Wind turbine 10 may also include one or more other sensors (not shown) coupled to one or more components of wind turbine 10 and/or the electrical load, whether or not such component(s) are described or illustrated herein, for measuring parameters of such component(s). Such other sensor(s) may include, but are not limited to, sensors configured to measure displacements, yaw, pitch, moments, strain, stress, twist, damage, failure, rotor torque, rotor speed, an anomaly in the electrical load, and/or an anomaly of power supplied to any component of wind turbine 10. Such other sensors may couple to any component of wind turbine 10 and/or the electrical load at any location thereof for measuring any parameter thereof, whether or not such component, location, and/or parameter is described and/or illustrated herein.
Wind turbine 10 includes a variable blade pitch system 56 for controlling, including but not limited to changing, a pitch angle of rotor blades 24 (shown in
Referring again to
The system and method according to the present disclosure includes the utilization of an acoustical profile and a power profile which control system(s) 40 to determine the rotor speed (i.e., the rotational speed at which the rotor 18 rotates typically measured in rotations per minute (rpm)) and/or the pitch angle (i.e., the angle at which the blade 24 is oriented about an axis extending from the hub 22) for use during noise reduced operation.
As shown in
The method further includes a determination of whether a noise reduced operation is required, step 403. The determination may be made manually, for example as an input from a user or central control, or may be automatic based upon measured or predicted conditions of the wind turbine or external conditions. If no noise reduced operation is required (i.e. “No” as shown in
The method shown in
Once the acoustical profile and power profile are obtained, noise reduced operational conditions are determined from the acoustical profile and power profile for the required noise level, step 409. Operational conditions as discussed herein correspond to a combination of operational parameters, such as rotor speed and pitch angle. For example, the control system 40 compares the power profile to the acoustical profile to determine the noise reduced operational conditions, including the rotor speed, for example, as calculated from the rotor angular velocity, and the pitch angle that corresponds to the maximum or near maximum Cp which also permits operation below the maximum noise or at the desired noise level as determined by the acoustical profile. While the above has been described as providing a maximum or near maximum Cp for the required noise level, any desired Cp may be used to determine the noise reduced operational conditions. As shown in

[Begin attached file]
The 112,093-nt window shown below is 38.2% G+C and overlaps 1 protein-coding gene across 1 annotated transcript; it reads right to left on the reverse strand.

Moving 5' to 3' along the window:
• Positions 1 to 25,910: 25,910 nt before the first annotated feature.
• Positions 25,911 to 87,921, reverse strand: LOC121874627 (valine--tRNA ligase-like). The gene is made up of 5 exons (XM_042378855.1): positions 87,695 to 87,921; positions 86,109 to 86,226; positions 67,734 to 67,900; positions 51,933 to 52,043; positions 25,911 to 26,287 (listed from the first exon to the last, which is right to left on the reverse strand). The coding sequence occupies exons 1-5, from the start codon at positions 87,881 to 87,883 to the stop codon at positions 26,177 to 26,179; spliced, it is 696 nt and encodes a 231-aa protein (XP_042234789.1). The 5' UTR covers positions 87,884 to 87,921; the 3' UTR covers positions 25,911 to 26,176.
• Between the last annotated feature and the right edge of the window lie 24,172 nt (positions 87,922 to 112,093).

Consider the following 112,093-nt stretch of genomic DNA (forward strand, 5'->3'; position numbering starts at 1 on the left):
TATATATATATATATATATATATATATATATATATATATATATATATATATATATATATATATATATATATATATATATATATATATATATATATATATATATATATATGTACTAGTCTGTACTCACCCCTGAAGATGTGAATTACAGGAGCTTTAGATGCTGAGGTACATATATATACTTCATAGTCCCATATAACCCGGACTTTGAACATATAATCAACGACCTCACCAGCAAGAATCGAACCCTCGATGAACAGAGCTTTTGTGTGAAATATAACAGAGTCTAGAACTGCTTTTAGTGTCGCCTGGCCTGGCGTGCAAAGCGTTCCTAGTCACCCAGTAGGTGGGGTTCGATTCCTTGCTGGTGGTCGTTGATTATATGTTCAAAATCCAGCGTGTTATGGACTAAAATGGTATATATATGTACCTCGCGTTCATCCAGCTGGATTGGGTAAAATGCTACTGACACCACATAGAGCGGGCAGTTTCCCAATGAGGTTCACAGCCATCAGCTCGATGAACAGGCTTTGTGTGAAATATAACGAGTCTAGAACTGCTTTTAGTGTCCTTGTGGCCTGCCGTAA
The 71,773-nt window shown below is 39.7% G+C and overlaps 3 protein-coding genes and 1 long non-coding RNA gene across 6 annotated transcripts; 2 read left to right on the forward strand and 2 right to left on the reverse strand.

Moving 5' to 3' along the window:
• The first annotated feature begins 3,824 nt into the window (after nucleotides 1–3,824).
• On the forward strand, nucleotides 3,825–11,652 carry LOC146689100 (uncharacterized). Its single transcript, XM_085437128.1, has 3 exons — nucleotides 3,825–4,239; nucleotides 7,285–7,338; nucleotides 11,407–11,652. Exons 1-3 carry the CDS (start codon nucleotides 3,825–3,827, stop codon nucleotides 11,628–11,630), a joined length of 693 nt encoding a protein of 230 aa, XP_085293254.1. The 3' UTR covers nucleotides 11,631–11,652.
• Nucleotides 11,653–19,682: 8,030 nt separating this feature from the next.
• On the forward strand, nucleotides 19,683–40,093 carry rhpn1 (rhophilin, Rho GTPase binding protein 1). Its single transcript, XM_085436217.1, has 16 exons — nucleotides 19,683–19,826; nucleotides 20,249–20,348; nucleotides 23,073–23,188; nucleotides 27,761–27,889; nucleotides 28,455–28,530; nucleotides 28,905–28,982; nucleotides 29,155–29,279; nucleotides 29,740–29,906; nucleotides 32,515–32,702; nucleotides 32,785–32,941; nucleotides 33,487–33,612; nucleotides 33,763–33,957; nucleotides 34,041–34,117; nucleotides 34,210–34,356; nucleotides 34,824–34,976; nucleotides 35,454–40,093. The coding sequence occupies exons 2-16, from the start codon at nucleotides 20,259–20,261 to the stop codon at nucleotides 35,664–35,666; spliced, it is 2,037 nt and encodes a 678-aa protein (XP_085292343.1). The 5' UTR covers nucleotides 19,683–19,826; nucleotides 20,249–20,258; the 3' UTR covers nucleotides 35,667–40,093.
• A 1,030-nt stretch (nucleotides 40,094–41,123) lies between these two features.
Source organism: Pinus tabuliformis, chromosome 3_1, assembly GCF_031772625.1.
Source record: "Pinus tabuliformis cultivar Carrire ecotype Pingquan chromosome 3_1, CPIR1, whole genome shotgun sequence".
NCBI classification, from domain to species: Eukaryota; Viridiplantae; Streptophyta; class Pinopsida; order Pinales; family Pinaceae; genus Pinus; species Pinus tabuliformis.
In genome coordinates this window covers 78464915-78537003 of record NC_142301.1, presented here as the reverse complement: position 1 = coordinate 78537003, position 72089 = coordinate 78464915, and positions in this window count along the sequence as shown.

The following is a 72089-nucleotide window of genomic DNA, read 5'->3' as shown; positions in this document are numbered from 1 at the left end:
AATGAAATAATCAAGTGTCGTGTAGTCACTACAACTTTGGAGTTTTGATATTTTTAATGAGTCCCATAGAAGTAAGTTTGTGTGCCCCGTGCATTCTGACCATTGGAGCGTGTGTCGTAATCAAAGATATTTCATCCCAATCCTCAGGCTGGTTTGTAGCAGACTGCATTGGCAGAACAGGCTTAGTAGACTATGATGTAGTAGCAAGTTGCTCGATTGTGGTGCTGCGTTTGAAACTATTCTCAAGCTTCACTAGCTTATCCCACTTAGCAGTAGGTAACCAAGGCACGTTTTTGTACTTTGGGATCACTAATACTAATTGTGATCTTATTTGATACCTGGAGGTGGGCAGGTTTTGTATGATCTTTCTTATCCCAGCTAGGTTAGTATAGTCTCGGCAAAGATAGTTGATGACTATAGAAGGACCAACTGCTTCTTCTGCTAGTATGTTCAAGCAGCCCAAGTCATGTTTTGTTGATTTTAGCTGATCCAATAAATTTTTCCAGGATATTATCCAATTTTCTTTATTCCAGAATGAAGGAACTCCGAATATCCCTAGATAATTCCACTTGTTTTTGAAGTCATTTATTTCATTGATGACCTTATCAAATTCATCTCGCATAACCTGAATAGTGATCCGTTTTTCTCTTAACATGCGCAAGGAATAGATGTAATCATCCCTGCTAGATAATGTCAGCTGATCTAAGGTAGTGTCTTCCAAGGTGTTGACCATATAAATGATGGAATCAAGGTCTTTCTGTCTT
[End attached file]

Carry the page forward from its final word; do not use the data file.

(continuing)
Thereafter, the pitch angle and rotor speed are adjusted to the noise reduced operational conditions, step 411. For example the adjusting of pitch angle and rotor speed can be accomplished by providing signals from the controller to the individual system of the wind turbine 10 which controls the pitch angle and rotor speed.
The herein-described and/or illustrated embodiments are cost-effective and efficient for controlling rotor speed. More specifically, by controlling generator rotor shaft torque to control rotor speed and alternating between changing and maintaining blade pitch angle, the embodiments described and/or illustrated herein may facilitate reducing an amount of pitch movement required to control rotor speed.
Although the embodiments described and/or illustrated herein are described and/or illustrated with respect to a wind turbine, and more specifically controlling rotor speed of a wind turbine, practice of the embodiments described and/or illustrated herein is not limited to wind turbines. Rather, the embodiments described and/or illustrated herein are applicable to controlling a speed of any rotor having one or more blades. In addition, while the above has been described with respect to individual wind turbines, the disclosures are not so limited. The system and method disclosed may be utilized for a wind turbine plant and may include signals or instructions from a central plant control that input, adjust or otherwise control the acoustical profile and power profile to provide plant level control for noise generation and power generation. In one embodiment, the plant control provides a signal to the controller of one or more of the plurality of wind turbines corresponding to a desired or maximum allowable noise level. The controller alters the acoustical profile in response to the signal and new noise reduced operational conditions are determined and implemented in the individual wind turbines.
While the disclosure has been described with reference to a preferred embodiment, it will be understood by those skilled in the art that various adjustments may be made and equivalents may be substituted for elements thereof without departing from the scope of the disclosure. In addition, many modifications may be made to adapt a particular situation or material to the teachings of the disclosure without departing from the essential scope thereof. Therefore, it is intended that the disclosure not be limited to the particular embodiment disclosed as the best mode contemplated for carrying out this disclosure, but that the disclosure will include all embodiments falling within the scope of the appended claims.
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|U.S. Classification||290/55, 290/44|
|International Classification||F03D9/00, H02P9/04|
|Cooperative Classification||F05B2260/80, F03D7/028, F03D7/0276, F05B2260/821, Y02E10/723, F03D7/042, F05B2260/96, F03D7/0296, F03D7/0224, F05B2270/333, F05B2260/70, F05B2260/74|
|European Classification||F03D7/02D2, F03D7/04E, F03D7/02P, F03D7/02V, F03D7/02N|
|Jul 7, 2009||AS||Assignment|
Owner name: GENERAL ELECTRIC COMPANY,NEW YORK
Free format text: ASSIGNMENT OF ASSIGNORS INTEREST;ASSIGNORS:KINZIE, KEVIN;HERR, STEFAN;PETITJEAN, BENOIT;SIGNING DATES FROM 20090702 TO 20090706;REEL/FRAME:022922/0265
Owner name: GENERAL ELECTRIC COMPANY, NEW YORK
Free format text: ASSIGNMENT OF ASSIGNORS INTEREST;ASSIGNORS:KINZIE, KEVIN;HERR, STEFAN;PETITJEAN, BENOIT;SIGNING DATES FROM 20090702 TO 20090706;REEL/FRAME:022922/0265
|Sep 8, 2014||FPAY||Fee payment|
Year of fee payment: 4